Quiz: Which Complications Can You Prevent After Bariatric Surgery
By Dwayne V. Smith, MD FACS
Do you really know as much as you think about bariatric complications? Or maybe you do know as much as you think? Take this quick quiz to find out.
Question: Which complication can you prevent after bariatric surgery?
- Atelectasis or post-operative pneumonia
- Blood clots in legs (DVT)
- Pulmonary emboli
- All of the above
(Check the answer at the end of this article)
Surgery (bariatric or otherwise) has some well-known possible associated post-operative complications. What many patients don’t realize is that they can take an ACTIVE role in their own care in preventing many of these situations. While your care providers are responsible for diagnosing and treating any of the potential complication which may befall you, better still pre-emptively avoiding these situations is much more efficient. This is where YOUR ACTIVE participation positively impacts YOUR speedy recovery.
Atelectasis (poor inflation of the lungs) often occurs after surgery when patients are given narcotics for pain control. Worse, many bariatric patients also have coexistent sleep apnea. Hence the perioperative time is fraught with danger for developing this condition. Add in a few bacteria and perhaps pre-existing lung disease (COPD, asthma) and it only takes a day or so to convert to a full-fledged pneumonia. YOUR deep breaths on a regular basis---sometimes using a plastic device called an incentive spirometer is the best known way to prevent this situation. Your nurse can and will encourage you, but the extra deep breaths YOU take when your nurse may be down the hall can make all the difference.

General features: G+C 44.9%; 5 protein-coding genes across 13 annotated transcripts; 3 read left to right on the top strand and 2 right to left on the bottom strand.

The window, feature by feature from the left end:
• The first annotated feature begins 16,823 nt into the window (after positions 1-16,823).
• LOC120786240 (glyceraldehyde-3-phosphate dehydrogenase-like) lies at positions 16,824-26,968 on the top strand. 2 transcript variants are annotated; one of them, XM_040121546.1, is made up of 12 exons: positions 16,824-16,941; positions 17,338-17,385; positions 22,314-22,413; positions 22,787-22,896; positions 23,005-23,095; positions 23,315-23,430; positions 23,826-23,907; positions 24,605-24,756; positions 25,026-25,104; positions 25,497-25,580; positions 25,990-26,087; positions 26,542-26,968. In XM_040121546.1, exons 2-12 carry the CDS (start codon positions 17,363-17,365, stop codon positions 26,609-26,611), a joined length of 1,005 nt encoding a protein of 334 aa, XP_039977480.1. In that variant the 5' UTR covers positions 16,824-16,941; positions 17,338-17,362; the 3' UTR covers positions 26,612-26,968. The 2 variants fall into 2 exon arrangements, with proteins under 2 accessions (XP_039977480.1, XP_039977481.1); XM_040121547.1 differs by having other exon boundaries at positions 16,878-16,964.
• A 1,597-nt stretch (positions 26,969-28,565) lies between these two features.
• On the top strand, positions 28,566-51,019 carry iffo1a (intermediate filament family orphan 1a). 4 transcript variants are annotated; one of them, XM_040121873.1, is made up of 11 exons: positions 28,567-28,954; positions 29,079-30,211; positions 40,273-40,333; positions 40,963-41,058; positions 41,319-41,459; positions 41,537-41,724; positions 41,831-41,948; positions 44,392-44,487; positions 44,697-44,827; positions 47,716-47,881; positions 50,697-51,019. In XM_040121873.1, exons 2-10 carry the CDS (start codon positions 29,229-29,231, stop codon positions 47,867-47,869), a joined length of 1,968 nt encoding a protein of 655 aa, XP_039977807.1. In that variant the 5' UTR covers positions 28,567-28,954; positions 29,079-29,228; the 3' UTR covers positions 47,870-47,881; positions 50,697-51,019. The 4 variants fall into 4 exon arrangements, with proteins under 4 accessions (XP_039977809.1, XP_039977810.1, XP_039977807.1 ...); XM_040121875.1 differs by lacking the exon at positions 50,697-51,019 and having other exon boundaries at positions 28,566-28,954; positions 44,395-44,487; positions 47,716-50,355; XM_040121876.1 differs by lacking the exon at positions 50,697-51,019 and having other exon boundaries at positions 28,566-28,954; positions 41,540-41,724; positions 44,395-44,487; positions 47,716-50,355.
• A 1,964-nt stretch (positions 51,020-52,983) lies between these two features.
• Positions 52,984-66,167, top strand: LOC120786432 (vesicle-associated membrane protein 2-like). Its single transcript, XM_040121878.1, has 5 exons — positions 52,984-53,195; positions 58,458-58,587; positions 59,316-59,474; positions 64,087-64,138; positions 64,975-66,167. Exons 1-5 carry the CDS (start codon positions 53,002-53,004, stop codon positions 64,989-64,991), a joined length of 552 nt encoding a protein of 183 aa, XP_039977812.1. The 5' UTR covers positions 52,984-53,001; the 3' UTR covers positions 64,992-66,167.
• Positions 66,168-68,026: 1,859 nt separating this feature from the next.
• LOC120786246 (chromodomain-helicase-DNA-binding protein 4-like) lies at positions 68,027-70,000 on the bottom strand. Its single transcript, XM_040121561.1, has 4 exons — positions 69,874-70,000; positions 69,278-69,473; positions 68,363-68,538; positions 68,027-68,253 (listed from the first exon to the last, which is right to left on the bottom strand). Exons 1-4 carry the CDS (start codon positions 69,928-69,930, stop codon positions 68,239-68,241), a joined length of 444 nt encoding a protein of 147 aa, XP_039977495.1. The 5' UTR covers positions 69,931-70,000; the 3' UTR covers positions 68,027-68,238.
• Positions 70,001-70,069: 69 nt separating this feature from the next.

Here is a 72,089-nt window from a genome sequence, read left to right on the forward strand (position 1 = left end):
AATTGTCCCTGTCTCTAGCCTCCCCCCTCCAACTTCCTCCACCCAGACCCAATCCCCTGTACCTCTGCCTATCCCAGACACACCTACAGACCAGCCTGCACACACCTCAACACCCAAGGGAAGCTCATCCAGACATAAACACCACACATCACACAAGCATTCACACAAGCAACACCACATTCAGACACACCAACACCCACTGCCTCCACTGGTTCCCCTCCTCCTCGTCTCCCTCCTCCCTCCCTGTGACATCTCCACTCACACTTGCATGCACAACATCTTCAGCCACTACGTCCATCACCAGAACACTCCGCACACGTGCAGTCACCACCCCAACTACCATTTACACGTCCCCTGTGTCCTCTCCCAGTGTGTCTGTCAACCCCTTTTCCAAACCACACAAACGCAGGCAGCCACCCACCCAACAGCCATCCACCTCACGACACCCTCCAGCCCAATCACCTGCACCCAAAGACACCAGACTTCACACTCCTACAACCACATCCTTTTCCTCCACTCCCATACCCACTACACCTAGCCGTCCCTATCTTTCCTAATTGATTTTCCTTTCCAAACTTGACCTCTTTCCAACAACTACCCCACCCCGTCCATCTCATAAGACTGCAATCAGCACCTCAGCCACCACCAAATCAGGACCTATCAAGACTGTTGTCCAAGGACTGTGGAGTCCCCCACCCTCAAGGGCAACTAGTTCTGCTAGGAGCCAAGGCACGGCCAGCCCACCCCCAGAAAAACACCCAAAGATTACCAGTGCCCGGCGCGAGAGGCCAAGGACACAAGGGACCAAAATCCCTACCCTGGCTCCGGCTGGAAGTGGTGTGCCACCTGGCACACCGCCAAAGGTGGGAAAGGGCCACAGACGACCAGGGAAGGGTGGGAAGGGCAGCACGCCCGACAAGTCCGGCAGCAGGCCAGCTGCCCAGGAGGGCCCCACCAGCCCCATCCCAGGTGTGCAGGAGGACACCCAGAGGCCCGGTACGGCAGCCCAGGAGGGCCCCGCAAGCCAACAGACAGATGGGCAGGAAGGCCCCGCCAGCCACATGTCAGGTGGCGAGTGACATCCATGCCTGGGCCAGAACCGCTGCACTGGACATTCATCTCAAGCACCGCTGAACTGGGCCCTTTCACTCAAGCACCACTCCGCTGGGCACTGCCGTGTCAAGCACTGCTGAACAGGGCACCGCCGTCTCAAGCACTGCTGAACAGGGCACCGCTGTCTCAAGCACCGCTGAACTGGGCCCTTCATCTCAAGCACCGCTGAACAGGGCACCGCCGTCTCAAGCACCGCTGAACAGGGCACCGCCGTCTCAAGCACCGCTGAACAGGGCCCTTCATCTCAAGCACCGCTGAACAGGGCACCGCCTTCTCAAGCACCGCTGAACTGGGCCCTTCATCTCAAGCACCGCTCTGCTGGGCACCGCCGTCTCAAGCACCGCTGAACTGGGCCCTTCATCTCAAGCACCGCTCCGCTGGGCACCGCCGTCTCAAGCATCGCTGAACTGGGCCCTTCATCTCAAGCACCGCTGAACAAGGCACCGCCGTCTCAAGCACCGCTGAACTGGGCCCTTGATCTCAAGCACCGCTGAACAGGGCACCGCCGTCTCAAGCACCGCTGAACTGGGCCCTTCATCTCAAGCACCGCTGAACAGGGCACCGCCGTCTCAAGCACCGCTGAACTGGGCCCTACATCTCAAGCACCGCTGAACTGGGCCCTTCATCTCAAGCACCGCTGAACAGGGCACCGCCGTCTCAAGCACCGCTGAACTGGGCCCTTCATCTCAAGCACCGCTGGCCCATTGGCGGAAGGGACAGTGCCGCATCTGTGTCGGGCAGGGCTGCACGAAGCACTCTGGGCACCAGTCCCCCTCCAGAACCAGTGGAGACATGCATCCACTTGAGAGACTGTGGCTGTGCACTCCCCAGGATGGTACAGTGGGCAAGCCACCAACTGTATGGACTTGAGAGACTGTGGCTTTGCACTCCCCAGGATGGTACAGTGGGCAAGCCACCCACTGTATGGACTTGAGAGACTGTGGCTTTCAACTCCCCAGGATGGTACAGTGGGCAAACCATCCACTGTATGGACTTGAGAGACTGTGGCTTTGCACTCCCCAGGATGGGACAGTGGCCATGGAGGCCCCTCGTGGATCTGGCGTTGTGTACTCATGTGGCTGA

Blood clots from stasis—lack of mobility. Often, we give low doses of anticoagulant medicine to lessen this risk. Sometimes we use sequential compression devices to try to keep blood moving in the legs and lessen the risk of forming clots there. The best mechanism is early ambulation with assistance as needed to avoid falls. The problem comes when clots do form in the legs, which may propagate (become larger) and potentially (if they become large enough) then move to the lungs (pulmonary emboli) where the clots may hinder pulmonary circulation and oxygenation to the point of cardiovascular compromise—or even worse. Again, prevention with YOUR early ambulation is the best treatment.
YOUR efforts in actively cooperating with YOUR post-operative care make all of the difference in YOUR healthy recovery!
Key: All answers to the opening question are “correct”. So, the correct answer is D, all of the above.